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Saturday, July 1, 2017

Horn? NOT Ok Please! by Sonam Singhal, republished from The Hindu





In Maharashtra, adding to noise pollution on the road will soon cost you ₹2000




On Thursday, the Bombay High Court was hearing a bunch of petitions related to the effective implementation of the Noise Pollution Rules, 2000. The Bench asked the government what it had been doing on this front.
In response, Advocate General A.A. Kumbhakoni submitted an affidavit filed by the Deputy Secretary of the state’s Home department, saying that on April 6 this year, Maharashtra’s Legislative Assembly had enacted the Maharashtra Transport and Roads Safety Act, 2017, which, among other issues, tackled the noise pollution problem.
No needless use
Section 20 of the Act says that a driver shall not use the horn needlessly or continuously or more than necessary to ensure safety, or use the horn in silence zones. It also disallows the use any multitone horn ‘giving a harsh, shrill, loud or alarming noise.’ The Act goes beyond horns: it also bans vehicle creating undue noise when in motion, the use of mufflers causing ‘alarming’ noise, and the use of cut-outs by which exhaust gases are released other than through the silencer, (The Act does not specify, thus far, how terms like hard, shrill, undue or alarming would be defined, or what volume of sound would be considered loud.)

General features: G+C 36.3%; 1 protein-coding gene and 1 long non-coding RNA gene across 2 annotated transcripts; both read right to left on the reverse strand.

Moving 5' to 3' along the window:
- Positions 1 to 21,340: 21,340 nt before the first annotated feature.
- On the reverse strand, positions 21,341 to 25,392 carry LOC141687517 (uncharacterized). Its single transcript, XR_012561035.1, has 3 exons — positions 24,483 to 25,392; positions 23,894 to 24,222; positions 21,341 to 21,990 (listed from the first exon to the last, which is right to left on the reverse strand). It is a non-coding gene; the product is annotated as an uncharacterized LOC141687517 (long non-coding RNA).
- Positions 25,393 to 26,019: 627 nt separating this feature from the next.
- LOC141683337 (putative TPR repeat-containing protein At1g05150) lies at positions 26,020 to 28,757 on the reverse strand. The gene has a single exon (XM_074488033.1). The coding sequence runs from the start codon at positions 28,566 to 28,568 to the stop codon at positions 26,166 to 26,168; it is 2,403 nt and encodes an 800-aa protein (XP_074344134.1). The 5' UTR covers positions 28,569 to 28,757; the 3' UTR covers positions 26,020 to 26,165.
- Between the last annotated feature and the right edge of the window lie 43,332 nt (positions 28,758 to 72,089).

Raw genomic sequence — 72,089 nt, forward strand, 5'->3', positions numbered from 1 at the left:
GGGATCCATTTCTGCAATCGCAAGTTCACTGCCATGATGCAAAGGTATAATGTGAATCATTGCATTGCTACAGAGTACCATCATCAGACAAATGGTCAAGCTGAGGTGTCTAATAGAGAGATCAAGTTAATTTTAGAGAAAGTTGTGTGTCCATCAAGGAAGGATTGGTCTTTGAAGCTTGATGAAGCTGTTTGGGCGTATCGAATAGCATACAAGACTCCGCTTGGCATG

Contravening any of these provisions, says Section 23, will attract a 2000 penalty.
The state’s Regional Transport Office has already issued directions not to register a vehicle with silencers that make noise beyond permissible limits or with multi-toned horns.
Monitoring stations
The Maharashtra Pollution Control Board (MPCB) has installed real-time continuous noise monitoring stations at 10 locations in Mumbai and the data is displayed at five locations and on MPCB’s and Central Pollution Control Board’s web sites. The MPCB will be noise-mapping 27 cities in Maharashtra, in coordination with their municipal corporations.
The Act also provides for the creation of a separate fund for road safety, which can be used for initiatives like raising public awareness about noise pollution. Under the Act, awareness will be created with, among other things, a drive in municipal schools, which will supplement efforts by the Education Department to make students aware of the ill effects of noise pollution.
The Act is not law yet; it has been forwarded for the President’s assent, which is awaited.


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